The removal of pins from the paper map in the distribution operations center was part of the distribution management system implementation. DMS is supported by operations technology.
Madison Gas and Electric (MGE) is similar to most utilities in the area of information systems and applications development and support. Its technical support organizational structure in this area, which includes separate departments for information technology (IT), operations technology (OT) and operations support (OS), has evolved over 30 years. Although the departments are separate, MGE’s current implementation of a distribution management system/outage management system (DMS/OMS), which started in 2011 as part of the Department of Energy’s Smart Grid Investment Grant, was a catalyst that incented the three departments to work closely together.
Technical Support Structure
MGE’s IT department supports enterprise technology applications, including a customer information system (CIS) and enterprise resource planning, as well as newly implemented systems like advanced metering infrastructure (AMI) and interactive voice response (IVR). IT also is responsible for managing infrastructure and operation functions, such as telecommunications, mainframe and server administration, database administration, network administration and security.
OT is responsible for managing real-time transmission and distribution applications, such as supervisory control and data acquisition (SCADA), the related telecommunications network it uses and DMS/OMS currently being implemented.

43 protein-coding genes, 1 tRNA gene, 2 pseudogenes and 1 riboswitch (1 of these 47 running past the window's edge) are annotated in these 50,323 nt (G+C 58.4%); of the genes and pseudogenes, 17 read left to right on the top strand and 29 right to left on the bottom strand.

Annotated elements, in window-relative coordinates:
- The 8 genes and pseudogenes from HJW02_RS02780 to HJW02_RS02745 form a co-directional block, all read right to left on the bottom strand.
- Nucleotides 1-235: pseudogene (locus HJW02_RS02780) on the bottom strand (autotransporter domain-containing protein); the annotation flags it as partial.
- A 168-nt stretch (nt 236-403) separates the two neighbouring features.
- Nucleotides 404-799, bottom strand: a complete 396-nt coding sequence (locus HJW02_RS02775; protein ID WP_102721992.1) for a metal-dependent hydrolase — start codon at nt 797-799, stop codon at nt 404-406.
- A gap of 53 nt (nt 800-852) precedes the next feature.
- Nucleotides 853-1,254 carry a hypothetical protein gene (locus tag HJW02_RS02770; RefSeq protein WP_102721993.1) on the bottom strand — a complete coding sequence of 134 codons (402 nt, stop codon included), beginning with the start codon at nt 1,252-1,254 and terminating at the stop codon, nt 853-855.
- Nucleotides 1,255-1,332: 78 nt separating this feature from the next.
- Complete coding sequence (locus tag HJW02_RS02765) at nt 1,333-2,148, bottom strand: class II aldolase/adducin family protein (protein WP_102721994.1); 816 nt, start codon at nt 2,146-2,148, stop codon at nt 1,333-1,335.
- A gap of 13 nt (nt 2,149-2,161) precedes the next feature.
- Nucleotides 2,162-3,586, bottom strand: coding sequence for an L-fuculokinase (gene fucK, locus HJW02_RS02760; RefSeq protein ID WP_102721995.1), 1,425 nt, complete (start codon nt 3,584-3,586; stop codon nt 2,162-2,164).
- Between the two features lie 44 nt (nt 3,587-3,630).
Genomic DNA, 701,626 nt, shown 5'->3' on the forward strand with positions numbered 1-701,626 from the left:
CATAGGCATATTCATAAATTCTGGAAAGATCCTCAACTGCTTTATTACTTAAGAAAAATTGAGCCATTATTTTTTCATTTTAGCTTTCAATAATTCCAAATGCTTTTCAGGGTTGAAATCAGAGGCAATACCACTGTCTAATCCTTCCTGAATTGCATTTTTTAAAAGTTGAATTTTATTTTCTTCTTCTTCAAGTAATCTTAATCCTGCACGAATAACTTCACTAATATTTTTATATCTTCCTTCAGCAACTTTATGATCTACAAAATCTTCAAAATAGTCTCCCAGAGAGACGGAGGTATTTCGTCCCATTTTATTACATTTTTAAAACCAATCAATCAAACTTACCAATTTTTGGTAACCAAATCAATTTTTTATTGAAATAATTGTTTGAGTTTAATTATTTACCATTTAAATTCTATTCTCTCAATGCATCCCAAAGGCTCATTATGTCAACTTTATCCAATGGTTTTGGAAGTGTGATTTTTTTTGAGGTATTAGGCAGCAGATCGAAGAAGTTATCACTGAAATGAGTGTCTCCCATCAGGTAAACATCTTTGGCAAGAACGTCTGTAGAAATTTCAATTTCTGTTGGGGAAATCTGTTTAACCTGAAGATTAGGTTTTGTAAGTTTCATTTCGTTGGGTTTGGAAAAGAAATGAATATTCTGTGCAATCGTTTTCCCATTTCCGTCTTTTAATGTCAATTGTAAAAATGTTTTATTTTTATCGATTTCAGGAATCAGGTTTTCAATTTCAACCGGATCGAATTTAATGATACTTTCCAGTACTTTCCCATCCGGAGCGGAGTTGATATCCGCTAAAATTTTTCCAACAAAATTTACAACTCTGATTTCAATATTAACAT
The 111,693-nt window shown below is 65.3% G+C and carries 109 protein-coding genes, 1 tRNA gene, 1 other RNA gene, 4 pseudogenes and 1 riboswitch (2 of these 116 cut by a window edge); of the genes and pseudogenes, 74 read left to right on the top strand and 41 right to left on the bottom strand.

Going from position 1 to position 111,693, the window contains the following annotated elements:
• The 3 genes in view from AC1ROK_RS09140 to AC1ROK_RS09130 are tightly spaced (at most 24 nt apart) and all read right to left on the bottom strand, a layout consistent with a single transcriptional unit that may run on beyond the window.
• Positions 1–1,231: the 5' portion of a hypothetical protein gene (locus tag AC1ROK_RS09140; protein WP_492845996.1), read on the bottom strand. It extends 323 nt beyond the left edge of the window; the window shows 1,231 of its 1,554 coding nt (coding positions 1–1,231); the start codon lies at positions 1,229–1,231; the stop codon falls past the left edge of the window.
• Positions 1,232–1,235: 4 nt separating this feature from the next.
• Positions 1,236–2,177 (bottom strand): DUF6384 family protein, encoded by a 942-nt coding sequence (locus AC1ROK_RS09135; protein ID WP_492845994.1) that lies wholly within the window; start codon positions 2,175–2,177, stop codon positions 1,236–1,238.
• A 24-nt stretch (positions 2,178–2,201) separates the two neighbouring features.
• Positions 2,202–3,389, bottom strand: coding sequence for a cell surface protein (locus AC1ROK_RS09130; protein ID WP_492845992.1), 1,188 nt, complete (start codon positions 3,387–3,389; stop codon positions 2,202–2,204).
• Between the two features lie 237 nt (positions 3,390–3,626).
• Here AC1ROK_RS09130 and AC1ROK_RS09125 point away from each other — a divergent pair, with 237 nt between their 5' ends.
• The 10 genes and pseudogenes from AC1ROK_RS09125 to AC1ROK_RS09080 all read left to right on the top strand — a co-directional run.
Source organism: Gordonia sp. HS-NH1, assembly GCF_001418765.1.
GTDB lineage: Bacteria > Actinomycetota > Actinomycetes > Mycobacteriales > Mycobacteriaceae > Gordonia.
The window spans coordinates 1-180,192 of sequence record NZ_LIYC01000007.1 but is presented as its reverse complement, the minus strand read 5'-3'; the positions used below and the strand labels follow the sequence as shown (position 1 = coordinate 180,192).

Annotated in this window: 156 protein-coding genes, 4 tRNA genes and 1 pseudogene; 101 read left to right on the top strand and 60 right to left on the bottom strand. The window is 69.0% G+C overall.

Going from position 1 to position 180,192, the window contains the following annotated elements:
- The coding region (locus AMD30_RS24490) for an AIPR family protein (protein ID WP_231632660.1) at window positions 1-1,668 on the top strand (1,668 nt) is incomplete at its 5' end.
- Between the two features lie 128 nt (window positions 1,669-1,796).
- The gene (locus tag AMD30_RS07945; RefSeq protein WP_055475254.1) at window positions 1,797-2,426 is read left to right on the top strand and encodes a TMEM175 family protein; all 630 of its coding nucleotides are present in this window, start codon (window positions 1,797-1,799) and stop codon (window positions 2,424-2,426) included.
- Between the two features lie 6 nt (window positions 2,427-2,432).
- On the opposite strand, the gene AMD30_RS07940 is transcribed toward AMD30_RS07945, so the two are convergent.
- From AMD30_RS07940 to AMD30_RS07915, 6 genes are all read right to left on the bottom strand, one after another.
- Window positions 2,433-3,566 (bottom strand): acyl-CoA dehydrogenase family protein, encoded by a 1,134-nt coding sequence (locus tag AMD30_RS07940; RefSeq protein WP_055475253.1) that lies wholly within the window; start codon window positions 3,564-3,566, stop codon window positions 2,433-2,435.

OS is responsible for the development and support of distribution operations and engineering applications, including a geographic information system (GIS) and its Oracle database, a work management system, a maintenance management system, transformer load management (TLM), planning functions and mobile field systems.
While OT is responsible for the overall DMS/OMS system because of its tight integration with SCADA, the new OMS, which is fully integrated with the DMS, uses and generates information that is relatively broad in scope. This requires interfaces with customer information, IVR outage calls, and AMI outage notification and restoration messages.
For this reason, IT was tasked with supporting database and application servers, security services, and the interfaces with IVR and AMI. Furthermore, the advanced DMS applications, such as on-line operator power flow and fault location, isolation and service restoration (FLISR), depend on an accurate and timely updated transmission and distribution network model.
As a result, OS was tasked with supporting the development of the DMS/OMS network model, model validation and end-user support because of its experience with the GIS, network modeling and network analysis. OS had been responsible for supporting the legacy in-house-built outage management application. With the new OMS being a component of the integrated SCADA/DMS
system, that support is now shared with OT.